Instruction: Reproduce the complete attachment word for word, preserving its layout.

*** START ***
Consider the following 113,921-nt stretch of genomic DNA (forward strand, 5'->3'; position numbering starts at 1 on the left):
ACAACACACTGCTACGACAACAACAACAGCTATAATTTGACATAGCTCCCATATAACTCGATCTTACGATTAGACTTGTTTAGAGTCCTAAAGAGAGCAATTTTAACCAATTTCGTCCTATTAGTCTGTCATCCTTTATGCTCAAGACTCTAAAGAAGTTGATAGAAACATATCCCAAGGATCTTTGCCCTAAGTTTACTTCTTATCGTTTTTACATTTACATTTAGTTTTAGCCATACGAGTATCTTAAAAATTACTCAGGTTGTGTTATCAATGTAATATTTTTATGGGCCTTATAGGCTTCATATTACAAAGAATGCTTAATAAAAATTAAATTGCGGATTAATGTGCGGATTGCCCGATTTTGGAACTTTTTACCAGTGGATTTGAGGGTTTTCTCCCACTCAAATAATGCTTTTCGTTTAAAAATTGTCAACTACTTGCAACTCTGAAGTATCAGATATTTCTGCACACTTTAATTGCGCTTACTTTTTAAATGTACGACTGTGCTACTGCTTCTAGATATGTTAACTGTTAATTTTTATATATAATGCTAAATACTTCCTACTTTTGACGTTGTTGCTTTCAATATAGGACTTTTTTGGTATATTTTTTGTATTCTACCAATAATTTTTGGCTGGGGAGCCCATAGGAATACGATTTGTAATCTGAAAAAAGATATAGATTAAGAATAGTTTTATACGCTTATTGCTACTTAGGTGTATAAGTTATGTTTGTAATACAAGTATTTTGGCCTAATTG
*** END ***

Consider the following 113,921-nt stretch of genomic DNA (forward strand, 5'->3'; position numbering starts at 1 on the left):
ACAACACACTGCTACGACAACAACAACAGCTATAATTTGACATAGCTCCCATATAACTCGATCTTACGATTAGACTTGTTTAGAGTCCTAAAGAGAGCAATTTTAACCAATTTCGTCCTATTAGTCTGTCATCCTTTATGCTCAAGACTCTAAAGAAGTTGATAGAAACATATCCCAAGGATCTTTGCCCTAAGTTTACTTCTTATCGTTTTTACATTTACATTTAGTTTTAGCCATACGAGTATCTTAAAAATTACTCAGGTTGTGTTATCAATGTAATATTTTTATGGGCCTTATAGGCTTCATATTACAAAGAATGCTTAATAAAAATTAAATTGCGGATTAATGTGCGGATTGCCCGATTTTGGAACTTTTTACCAGTGGATTTGAGGGTTTTCTCCCACTCAAATAATGCTTTTCGTTTAAAAATTGTCAACTACTTGCAACTCTGAAGTATCAGATATTTCTGCACACTTTAATTGCGCTTACTTTTTAAATGTACGACTGTGCTACTGCTTCTAGATATGTTAACTGTTAATTTTTATATATAATGCTAAATACTTCCTACTTTTGACGTTGTTGCTTTCAATATAGGACTTTTTTGGTATATTTTTTGTATTCTACCAATAATTTTTGGCTGGGGAGCCCATAGGAATACGATTTGTAATCTGAAAAAAGATATAGATTAAGAATAGTTTTATACGCTTATTGCTACTTAGGTGTATAAGTTATGTTTGTAATACAAGTATTTTGGCCTAATTG